NASA Rover Opportunity’s Selfie Shows Clean Machine

In its sixth Martian winter, NASA’s Mars Exploration Rover Opportunity now has cleaner solar arrays than in any Martian winter since its first on the Red Planet, in 2005. Cleaning effects of wind events in March boosted the amount of electricity available for the rover’s work.

A new self-portrait from Opportunity’s panoramic camera (Pancam), showing the cleaned arrays, is online at: http://www.jpl.nasa.gov/spaceimages/details.php?id=PIA18079

The mission is using the rover’s added energy to inspect “Murray Ridge,” on the western rim of Endeavour Crater, to learn about wet environments on ancient Mars.

During Opportunity’s first decade on Mars and the 2004-2010 career of its twin, Spirit, NASA’s Mars Exploration Rover Project yielded a range of findings proving wet environmental conditions on ancient Mars — some very acidic, others milder and more conducive to supporting life.

JPL manages the Mars Exploration Rover Project for NASA’s Science Mission Directorate in Washington. For more information about Spirit and Opportunity, visit http://www.nasa.gov/rovers and http://marsrovers.jpl.nasa.gov

A self-portrait of NASA's Mars Exploration Rover Opportunity taken by the rover's panoramic camera (Pancam) in late March 2014 shows effects of recent winds removing much of the dust from the rover's solar arrays. Image Credit:  NASA/JPL-Caltech/Cornell Univ./Arizona State Univ.

A self-portrait of NASA’s Mars Exploration Rover Opportunity taken by the rover’s panoramic camera (Pancam) in late March 2014 shows effects of recent winds removing much of the dust from the rover’s solar arrays.
Image Credit: NASA/JPL-Caltech/Cornell Univ./Arizona State Univ.

This self-portrait of NASA’s Mars Exploration Rover Opportunity shows effects of wind events that had cleaned much of the accumulated dust off the rover’s solar panels. It combines multiple frames taken by Opportunity’s panoramic camera (Pancam) through three different color filters from March 22 to March 24, 2014, the 3,611th through 3,613th Martian days, or sols, of Opportunity’s work on Mars.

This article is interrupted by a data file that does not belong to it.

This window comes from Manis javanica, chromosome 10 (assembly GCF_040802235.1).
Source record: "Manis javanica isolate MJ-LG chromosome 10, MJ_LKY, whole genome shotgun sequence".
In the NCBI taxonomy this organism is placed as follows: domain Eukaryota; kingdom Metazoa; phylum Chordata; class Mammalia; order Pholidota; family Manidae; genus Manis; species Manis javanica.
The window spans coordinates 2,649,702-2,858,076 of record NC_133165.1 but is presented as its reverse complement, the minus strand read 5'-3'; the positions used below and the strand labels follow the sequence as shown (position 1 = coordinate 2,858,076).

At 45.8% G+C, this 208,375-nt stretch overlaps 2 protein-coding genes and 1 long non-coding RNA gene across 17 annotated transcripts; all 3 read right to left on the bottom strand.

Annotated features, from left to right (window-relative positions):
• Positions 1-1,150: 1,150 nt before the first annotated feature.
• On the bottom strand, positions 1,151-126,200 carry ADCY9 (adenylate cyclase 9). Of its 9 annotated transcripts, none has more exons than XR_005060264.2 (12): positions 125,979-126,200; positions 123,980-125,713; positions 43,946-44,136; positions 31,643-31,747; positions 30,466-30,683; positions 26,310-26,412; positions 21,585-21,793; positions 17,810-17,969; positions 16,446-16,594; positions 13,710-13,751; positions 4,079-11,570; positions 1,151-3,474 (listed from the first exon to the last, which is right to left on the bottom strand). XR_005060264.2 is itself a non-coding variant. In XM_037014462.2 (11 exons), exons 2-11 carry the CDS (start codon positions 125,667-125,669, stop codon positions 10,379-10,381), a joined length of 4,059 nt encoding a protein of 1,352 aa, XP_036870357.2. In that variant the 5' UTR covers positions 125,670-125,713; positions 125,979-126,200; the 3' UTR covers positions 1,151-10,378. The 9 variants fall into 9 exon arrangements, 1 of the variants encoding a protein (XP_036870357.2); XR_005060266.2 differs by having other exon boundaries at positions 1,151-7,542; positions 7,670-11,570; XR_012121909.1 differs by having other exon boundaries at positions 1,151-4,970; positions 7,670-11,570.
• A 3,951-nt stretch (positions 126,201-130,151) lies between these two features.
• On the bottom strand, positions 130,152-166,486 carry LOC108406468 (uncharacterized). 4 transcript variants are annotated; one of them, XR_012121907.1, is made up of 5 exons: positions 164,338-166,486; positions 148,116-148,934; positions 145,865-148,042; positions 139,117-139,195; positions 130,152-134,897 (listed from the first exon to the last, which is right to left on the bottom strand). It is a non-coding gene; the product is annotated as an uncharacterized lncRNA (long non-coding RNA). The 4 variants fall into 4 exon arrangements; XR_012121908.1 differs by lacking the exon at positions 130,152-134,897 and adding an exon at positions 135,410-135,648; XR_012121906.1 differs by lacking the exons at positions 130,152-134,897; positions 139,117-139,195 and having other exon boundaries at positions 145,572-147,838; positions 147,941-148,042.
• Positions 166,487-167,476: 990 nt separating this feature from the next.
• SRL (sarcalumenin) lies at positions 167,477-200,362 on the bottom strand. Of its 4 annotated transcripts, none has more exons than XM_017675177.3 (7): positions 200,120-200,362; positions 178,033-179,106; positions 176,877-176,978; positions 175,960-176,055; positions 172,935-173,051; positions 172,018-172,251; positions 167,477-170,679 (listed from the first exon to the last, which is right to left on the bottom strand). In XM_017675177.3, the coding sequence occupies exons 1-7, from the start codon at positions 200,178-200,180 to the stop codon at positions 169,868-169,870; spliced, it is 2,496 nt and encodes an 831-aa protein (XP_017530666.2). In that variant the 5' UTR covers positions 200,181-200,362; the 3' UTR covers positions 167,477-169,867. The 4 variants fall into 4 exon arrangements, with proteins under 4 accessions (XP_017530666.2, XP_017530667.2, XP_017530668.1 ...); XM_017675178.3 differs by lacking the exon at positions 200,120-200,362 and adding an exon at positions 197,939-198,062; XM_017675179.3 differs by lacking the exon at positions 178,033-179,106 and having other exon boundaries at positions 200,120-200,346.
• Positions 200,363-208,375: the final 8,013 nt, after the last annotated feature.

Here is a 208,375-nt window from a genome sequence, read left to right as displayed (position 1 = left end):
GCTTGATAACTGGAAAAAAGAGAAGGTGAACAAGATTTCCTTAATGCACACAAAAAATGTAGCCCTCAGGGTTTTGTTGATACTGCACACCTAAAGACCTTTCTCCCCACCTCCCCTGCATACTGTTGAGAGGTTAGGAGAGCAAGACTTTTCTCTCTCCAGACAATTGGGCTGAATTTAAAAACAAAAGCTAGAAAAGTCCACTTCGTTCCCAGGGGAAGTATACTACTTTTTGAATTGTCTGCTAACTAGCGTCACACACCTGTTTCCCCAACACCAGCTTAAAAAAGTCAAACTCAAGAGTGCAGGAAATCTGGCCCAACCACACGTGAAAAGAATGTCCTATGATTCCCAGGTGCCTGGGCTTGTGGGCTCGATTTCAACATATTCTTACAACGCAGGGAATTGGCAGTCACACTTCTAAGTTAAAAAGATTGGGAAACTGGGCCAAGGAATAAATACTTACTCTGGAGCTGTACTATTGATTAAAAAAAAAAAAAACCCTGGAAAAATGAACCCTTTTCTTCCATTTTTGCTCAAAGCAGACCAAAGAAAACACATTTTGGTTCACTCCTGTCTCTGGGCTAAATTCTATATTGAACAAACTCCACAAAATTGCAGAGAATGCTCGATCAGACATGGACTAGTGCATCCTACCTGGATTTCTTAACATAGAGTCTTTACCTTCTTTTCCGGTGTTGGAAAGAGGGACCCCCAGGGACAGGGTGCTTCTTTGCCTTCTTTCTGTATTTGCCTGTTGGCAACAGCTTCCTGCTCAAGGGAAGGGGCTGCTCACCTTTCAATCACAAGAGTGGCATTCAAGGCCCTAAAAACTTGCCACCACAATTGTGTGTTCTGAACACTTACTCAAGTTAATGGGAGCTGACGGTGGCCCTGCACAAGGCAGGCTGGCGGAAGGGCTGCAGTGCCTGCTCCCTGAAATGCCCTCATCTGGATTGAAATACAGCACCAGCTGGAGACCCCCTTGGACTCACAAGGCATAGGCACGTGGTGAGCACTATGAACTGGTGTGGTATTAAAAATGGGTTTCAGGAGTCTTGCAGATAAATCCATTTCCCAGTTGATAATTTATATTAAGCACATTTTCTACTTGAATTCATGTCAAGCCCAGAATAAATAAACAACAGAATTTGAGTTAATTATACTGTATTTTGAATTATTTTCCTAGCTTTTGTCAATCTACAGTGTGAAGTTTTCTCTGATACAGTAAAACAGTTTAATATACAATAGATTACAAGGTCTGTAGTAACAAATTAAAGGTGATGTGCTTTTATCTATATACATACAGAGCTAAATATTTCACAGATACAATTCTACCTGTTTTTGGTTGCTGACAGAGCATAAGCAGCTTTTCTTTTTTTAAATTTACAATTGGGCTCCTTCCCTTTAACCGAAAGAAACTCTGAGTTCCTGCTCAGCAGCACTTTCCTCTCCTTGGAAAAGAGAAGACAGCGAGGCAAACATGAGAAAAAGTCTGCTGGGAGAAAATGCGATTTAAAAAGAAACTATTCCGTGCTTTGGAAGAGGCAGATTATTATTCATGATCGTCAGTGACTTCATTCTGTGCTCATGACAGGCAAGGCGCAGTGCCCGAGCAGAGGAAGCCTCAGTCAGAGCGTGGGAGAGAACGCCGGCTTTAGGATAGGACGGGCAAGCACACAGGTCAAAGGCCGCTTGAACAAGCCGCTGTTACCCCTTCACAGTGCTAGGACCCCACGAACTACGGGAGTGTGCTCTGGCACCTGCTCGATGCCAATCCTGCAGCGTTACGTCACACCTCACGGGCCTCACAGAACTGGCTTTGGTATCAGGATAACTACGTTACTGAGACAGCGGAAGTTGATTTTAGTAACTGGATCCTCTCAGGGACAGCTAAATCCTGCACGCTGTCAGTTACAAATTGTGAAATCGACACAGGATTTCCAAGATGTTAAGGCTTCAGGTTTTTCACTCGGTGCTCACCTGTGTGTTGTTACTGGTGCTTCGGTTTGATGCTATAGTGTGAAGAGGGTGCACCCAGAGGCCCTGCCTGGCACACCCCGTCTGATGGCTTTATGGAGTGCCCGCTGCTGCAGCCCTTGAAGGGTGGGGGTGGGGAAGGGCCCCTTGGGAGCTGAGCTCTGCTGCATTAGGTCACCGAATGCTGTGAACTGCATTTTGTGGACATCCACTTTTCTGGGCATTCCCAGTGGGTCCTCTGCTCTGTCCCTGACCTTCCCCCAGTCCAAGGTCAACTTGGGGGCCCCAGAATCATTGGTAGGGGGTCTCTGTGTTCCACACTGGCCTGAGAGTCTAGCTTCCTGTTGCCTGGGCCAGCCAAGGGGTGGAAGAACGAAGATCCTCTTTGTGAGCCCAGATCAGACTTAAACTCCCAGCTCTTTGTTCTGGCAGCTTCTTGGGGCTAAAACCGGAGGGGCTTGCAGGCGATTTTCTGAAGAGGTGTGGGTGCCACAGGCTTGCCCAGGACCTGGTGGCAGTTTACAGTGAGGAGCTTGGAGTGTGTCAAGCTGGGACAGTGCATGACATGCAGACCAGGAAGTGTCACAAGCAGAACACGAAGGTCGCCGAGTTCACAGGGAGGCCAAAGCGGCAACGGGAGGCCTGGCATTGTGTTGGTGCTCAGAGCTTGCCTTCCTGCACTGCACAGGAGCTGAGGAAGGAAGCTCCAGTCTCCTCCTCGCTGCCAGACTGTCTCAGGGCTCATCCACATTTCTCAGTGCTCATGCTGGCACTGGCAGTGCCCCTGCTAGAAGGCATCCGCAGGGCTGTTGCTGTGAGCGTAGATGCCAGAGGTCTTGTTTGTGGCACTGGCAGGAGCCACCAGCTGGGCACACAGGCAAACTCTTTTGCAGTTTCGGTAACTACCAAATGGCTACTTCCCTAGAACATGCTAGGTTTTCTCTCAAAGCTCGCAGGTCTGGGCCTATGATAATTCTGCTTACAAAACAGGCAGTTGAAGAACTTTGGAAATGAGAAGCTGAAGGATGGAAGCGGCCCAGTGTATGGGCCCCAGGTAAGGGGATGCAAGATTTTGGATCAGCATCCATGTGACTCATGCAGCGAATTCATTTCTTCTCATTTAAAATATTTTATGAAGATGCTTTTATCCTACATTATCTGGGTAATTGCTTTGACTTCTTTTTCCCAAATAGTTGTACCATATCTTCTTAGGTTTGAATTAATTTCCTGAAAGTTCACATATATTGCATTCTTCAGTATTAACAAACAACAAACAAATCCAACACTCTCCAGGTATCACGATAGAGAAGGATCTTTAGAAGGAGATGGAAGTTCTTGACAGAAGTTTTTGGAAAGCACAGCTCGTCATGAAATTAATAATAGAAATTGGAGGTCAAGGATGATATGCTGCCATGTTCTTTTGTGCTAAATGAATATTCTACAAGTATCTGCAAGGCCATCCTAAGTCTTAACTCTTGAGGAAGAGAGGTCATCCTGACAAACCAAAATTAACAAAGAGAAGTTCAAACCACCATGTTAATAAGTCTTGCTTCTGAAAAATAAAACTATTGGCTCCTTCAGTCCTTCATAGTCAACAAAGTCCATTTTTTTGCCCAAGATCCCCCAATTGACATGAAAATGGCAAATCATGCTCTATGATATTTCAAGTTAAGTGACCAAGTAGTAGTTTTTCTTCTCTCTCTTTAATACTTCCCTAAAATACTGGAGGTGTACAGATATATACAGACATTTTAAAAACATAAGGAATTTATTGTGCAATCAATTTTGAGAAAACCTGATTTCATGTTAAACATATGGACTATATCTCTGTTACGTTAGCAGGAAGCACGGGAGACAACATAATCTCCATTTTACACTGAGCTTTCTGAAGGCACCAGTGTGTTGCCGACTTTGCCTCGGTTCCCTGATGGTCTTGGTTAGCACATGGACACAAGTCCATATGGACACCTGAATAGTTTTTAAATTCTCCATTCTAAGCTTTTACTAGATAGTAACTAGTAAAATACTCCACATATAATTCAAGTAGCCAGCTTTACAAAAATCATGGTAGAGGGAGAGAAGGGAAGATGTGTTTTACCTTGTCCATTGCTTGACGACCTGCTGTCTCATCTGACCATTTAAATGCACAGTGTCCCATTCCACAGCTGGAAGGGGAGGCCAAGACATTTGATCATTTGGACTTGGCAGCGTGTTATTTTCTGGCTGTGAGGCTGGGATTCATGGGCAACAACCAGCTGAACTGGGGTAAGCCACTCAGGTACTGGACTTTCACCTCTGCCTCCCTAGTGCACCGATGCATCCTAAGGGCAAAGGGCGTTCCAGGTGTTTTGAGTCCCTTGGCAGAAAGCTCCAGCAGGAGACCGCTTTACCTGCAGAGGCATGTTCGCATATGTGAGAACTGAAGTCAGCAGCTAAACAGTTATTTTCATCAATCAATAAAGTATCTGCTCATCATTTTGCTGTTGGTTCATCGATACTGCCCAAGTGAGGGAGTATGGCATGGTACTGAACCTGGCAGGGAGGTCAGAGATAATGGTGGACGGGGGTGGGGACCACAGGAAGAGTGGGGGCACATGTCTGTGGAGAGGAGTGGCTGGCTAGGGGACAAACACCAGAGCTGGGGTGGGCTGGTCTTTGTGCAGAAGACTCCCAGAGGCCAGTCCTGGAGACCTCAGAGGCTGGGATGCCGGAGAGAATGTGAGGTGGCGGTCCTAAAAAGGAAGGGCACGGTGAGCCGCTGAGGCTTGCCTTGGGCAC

For a comparison to what the rover looked like before a series of cleaning events in March, see a similar self-portrait taken Jan. 3 through Jan. 6, 2014, at: http://photojournal.jpl.nasa.gov/catalog/PIA17759 .

With the cleaner arrays and lengthening winter days, Opportunity’s solar arrays were generating more than 620 watt-hours per day in mid-April 2014, compared to  less than 375 watt-hours per day in January 2014.

This image is presented as a vertical projection in approximately true color. The mast on which the Pancam is mounted does not appear in the image, though its shadow does.

This version of the image is presented in false color to make differences in surface materials easier to see. Image Credit:  NASA/JPL-Caltech/Cornell Univ./Arizona State Univ.

This version of the image is presented in false color to make differences in surface materials easier to see.
Image Credit: NASA/JPL-Caltech/Cornell Univ./Arizona State Univ.

This self-portrait of NASA’s Mars Exploration Rover Opportunity shows effects of wind events that had cleaned much of the accumulated dust off the rover’s solar panels. It combines multiple frames taken by Opportunity’s panoramic camera (Pancam) through three different color filters March 22 through March 24, 2014, the 3,611th through 3,613th Martian days, or sols, of Opportunity’s work on Mars.

This image is presented in false color to make differences in surface materials more easily visible, and as a vertical projection. The mast on which the Pancam is mounted does not appear in the image, though its shadow does. A version of this self-portrait in approximately true color is online at:  http://photojournal.jpl.nasa.gov/catalog/PIA18079 .

With the cleaner arrays and lengthening winter days, Opportunity’s solar arrays are generating more than 620 watt-hours per day in mid-April 2014, compared to less than 375 watt-hours per day in January 2014.

Source: NASA, 17/april/2014


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